Recently on the Music Fog pages, we have been talking about the melting pot that is American Music. Today we shine a light on another historical era, and I suspect many people don’t realize that this particular seminal contribution was brought to our shores from Africa. Yes of course there’s The Blues, and Jazz, but I am talking roots here. It was the Black String Bands that gave birth to Country and Bluegrass.
I’m sure you know that the banjo was exported from Africa, and along with it came a tradition of front porch picking that seeded what has become Americana Music. It was Fiddle, Banjo, and more stringed instruments were added. It is the blending of Black and White, of Native American and African and European sonic traditions. It is what ultimately caused the Big Bang that the world has come to identify as pure American music.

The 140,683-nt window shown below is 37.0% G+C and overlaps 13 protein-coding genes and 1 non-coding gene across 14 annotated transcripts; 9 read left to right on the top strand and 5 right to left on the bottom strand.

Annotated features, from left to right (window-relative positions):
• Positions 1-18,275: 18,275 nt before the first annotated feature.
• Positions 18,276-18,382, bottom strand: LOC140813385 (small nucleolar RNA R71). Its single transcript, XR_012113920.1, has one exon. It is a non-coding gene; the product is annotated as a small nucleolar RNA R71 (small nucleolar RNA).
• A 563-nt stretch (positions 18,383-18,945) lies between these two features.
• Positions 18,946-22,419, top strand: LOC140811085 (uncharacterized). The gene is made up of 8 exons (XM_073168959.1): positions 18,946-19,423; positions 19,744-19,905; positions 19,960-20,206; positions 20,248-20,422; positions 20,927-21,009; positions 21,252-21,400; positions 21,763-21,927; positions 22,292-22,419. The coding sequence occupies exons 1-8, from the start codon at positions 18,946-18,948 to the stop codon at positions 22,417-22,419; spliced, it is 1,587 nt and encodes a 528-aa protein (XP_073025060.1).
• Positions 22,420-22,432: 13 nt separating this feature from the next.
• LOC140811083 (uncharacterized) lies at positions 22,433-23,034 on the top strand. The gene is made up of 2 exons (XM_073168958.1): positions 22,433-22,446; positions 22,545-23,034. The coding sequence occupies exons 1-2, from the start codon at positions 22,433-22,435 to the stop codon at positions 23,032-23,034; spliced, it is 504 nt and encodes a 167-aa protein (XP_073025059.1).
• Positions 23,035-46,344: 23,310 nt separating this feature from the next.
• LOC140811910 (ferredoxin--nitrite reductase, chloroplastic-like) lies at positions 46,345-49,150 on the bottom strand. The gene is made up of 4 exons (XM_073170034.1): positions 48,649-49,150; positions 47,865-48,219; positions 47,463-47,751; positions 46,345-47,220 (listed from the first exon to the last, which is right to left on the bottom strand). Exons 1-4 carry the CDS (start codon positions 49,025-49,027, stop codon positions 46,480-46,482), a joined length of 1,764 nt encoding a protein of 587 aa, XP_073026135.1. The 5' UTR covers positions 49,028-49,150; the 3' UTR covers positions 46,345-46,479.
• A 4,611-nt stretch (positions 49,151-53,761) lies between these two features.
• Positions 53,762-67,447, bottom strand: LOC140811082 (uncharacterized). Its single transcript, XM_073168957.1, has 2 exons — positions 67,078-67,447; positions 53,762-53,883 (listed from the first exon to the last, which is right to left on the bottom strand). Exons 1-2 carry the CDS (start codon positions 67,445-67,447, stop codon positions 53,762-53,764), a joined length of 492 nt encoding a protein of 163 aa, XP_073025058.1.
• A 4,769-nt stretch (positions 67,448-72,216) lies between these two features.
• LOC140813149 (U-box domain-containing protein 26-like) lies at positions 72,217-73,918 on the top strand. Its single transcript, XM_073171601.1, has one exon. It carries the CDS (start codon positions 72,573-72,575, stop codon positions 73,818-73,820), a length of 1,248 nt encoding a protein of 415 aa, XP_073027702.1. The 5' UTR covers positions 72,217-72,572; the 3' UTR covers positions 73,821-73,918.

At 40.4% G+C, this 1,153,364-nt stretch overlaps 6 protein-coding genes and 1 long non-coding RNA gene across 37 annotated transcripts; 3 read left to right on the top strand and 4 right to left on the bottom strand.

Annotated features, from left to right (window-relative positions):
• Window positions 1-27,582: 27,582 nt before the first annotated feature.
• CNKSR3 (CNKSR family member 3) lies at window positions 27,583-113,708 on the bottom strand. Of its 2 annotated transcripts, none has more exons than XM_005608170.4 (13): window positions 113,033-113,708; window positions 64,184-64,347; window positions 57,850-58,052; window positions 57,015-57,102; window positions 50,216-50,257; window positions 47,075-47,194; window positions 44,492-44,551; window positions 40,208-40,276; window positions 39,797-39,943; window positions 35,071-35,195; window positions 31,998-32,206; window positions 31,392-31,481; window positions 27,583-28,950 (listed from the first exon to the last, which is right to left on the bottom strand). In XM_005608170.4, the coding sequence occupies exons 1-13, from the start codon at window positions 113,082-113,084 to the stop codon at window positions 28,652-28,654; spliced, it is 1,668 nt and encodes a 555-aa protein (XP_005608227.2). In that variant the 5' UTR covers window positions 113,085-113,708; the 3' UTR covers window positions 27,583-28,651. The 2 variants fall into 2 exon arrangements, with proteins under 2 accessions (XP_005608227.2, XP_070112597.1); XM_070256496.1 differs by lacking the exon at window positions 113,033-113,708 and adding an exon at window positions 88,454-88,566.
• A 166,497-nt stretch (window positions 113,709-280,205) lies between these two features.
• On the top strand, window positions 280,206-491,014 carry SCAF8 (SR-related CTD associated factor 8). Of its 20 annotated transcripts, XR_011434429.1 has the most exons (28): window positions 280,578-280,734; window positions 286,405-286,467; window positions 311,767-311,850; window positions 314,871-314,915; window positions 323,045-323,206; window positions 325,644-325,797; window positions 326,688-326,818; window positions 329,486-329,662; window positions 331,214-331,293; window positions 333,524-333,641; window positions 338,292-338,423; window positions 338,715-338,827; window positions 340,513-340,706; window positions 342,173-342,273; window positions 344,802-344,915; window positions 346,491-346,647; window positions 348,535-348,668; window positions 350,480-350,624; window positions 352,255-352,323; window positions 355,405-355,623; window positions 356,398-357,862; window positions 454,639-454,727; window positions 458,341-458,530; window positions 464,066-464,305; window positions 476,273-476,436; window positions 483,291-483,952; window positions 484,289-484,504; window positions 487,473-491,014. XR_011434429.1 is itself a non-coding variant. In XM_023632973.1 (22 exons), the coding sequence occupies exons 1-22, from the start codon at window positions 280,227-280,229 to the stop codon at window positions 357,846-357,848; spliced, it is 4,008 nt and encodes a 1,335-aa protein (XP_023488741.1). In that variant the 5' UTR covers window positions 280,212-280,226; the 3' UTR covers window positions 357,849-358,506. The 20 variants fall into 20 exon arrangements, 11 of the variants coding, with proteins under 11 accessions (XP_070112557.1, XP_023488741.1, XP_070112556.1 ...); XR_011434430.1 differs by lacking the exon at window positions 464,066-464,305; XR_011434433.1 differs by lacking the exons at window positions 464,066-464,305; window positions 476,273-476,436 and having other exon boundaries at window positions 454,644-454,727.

Today we bring you a 'for real' string band from NYC, and one of the last Black String Bands in America. I first saw the Ebony Hillbillies play a couple of years ago at Christmastime in the NYC subway. I was consumed with unbridled joy as their music hit my ears. I have been wanting to film them since then. There aren't many bands around still delivering this easy and authentic of a musical experience.
The Ebony Hillbillies are led by Henrique Prince (fiddle, vocals) and Norris Bennett (banjo, mountain dulcimer, guitar, vocals) and feature Gloria Thomas Gassaway on vocals and bones, William “Salty Bill” Salter on acoustic bass with A.R. and Newman Taylor Baker on washboard and percussion. They have a new live album about to arrive called Slappin’ A Rabbit - Live! Bassist Tony Garnier sat in with them for the Music Fog cameras. Pure joy. Here is an instrumental version of “I’d Rather Be.”
- Jessie Scott